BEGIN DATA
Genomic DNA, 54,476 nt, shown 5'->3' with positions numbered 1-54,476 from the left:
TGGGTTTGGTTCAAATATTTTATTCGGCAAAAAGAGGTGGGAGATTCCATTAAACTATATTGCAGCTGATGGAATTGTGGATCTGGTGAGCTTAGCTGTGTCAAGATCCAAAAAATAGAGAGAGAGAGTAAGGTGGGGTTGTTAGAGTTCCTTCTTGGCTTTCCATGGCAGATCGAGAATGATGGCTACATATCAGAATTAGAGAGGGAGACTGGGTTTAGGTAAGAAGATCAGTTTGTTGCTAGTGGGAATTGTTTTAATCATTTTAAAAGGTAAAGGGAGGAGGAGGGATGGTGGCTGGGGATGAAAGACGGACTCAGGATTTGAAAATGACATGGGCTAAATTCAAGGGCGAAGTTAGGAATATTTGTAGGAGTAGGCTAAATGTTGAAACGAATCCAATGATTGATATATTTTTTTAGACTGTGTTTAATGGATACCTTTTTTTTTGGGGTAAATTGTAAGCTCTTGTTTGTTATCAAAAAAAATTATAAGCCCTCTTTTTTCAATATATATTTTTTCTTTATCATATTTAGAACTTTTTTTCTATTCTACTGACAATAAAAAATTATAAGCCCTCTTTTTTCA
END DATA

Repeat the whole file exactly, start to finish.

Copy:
Genomic DNA, 54,476 nt, shown 5'->3' with positions numbered 1-54,476 from the left:
TGGGTTTGGTTCAAATATTTTATTCGGCAAAAAGAGGTGGGAGATTCCATTAAACTATATTGCAGCTGATGGAATTGTGGATCTGGTGAGCTTAGCTGTGTCAAGATCCAAAAAATAGAGAGAGAGAGTAAGGTGGGGTTGTTAGAGTTCCTTCTTGGCTTTCCATGGCAGATCGAGAATGATGGCTACATATCAGAATTAGAGAGGGAGACTGGGTTTAGGTAAGAAGATCAGTTTGTTGCTAGTGGGAATTGTTTTAATCATTTTAAAAGGTAAAGGGAGGAGGAGGGATGGTGGCTGGGGATGAAAGACGGACTCAGGATTTGAAAATGACATGGGCTAAATTCAAGGGCGAAGTTAGGAATATTTGTAGGAGTAGGCTAAATGTTGAAACGAATCCAATGATTGATATATTTTTTTAGACTGTGTTTAATGGATACCTTTTTTTTTGGGGTAAATTGTAAGCTCTTGTTTGTTATCAAAAAAAATTATAAGCCCTCTTTTTTCAATATATATTTTTTCTTTATCATATTTAGAACTTTTTTTCTATTCTACTGACAATAAAAAATTATAAGCCCTCTTTTTTCA